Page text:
Howie Kendrick, 2B
David Freese, 3B
Hamilton, DH
Erick Aybar, SS
Chris Iannetta, C
Collin Cowgill, LF

SP: RH Rasmus (3-1, 2.80 ERA)

Alden

30 days have made a 12-game difference …

Albert Pujols, Mike Trout

For further proof on the sheer unpredictability of baseball, look no further than what has transpired between the A’s and Angels since the end of July.

The A’s had already beefed up their rotation by acquiring Jeff Samardzija and Jason Hammel, then took a step further by adding Jon Lester on July 31 — at a time when they held a two-game cushion in the division — because they wanted to make sure their season didn’t come down to a one-game playoff. The Angels added no such starting pitcher to a staff that was already at a disadvantage, then suffered a couple of crippling injuries to said rotation, with Tyler Skaggs succumbing to Tommy John surgery on Aug. 10 (an injury that predated to July 31) and Garrett Richards suffering a season-ending torn patellar tendon on Aug. 20.

On Aug. 10, the Angels trailed the A’s by four games.

Since then, they’ve picked up 12 games in the AL West standings, and now they have a firm grip on the division, leading the A’s by a whopping eight games with only 19 left to play.

With a deep bullpen, an offense that seems to be coming on strong once again and a rotation that uses a concoction of relievers in Richards’ spot every five days, the Angels have reeled off five straight victories and won 11 of their last 13 games. The A’s, struggling mightily offensively since trading their cleanup hitter, Yoenis Cespedes, to acquire Lester, have dropped nine of their last 11, including four in a row at Angel Stadium.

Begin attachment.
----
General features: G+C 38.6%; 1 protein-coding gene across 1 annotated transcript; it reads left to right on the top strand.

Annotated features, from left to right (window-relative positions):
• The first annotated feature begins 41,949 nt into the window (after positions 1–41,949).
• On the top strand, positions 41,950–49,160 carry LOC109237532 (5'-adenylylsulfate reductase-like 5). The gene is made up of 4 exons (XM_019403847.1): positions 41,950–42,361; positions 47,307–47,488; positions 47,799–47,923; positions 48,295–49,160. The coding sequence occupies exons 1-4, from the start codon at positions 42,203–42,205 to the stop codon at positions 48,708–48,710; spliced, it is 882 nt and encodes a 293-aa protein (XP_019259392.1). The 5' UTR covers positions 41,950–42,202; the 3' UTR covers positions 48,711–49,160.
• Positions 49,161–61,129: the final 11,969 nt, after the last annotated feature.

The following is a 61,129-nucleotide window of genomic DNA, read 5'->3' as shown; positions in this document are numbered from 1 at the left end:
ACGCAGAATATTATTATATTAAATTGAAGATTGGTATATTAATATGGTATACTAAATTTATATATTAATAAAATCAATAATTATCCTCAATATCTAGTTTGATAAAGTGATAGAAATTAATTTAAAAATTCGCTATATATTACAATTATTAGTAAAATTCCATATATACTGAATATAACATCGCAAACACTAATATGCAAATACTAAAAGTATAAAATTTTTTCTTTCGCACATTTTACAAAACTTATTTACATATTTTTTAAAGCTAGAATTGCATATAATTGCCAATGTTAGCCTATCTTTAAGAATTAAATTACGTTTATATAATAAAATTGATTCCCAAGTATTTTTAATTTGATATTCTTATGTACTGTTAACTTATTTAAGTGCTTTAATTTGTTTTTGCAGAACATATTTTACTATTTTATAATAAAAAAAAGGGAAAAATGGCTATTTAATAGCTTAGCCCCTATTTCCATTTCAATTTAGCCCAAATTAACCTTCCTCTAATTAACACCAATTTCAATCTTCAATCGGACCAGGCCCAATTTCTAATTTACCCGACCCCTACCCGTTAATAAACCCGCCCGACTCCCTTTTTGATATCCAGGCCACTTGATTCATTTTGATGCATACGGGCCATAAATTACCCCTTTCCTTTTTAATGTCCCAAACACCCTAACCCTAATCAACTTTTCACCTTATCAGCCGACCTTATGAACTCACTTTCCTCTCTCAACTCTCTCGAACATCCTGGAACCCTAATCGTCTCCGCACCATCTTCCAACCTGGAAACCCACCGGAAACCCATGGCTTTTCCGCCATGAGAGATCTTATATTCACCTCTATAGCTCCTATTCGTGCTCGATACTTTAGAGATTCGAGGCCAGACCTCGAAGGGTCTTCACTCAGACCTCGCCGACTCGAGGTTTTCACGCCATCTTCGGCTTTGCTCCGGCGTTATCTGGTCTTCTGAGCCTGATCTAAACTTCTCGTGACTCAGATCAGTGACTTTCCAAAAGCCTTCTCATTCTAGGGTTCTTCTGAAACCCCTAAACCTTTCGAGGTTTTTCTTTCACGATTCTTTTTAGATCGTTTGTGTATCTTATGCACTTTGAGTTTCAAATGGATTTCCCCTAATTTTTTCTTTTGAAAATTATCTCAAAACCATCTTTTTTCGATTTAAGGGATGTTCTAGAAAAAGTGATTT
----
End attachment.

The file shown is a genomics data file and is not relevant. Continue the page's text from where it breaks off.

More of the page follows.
Here’s a look at how both teams have fared in a few categories over that 30-day stretch, with their Major League rankings in parenthesis …

RECORD
Angels: 20-7 (1st)
A’s: 8-19 (T-29th)

fWAR
Angels: 4.8 (7th)
A’s: 1.6 (22nd)

SP ERA
Angels: 3.19 (7th)
A’s: 4.24 (23rd)

RP WHIP
Angels: 1.10 (5th)
A’s: 1.09 (3rd)

RUNS/G
Angels: 5.11 (4th)
A’s: 3.41 (24th)

OPS
Angels: .735 (9th)
A’s: .633 (25th)

RUN/DIFF.
Angels: +52
A’s: +20

The A’s conclude their seven-game road trip this week, with three in Chicago followed by three in Seattle over the weekend. They then have a nine-game homestand against the Rangers, Phillies and Angels, then finish on the road with four in Arlington, a prime opportunity to pick up some games at the end.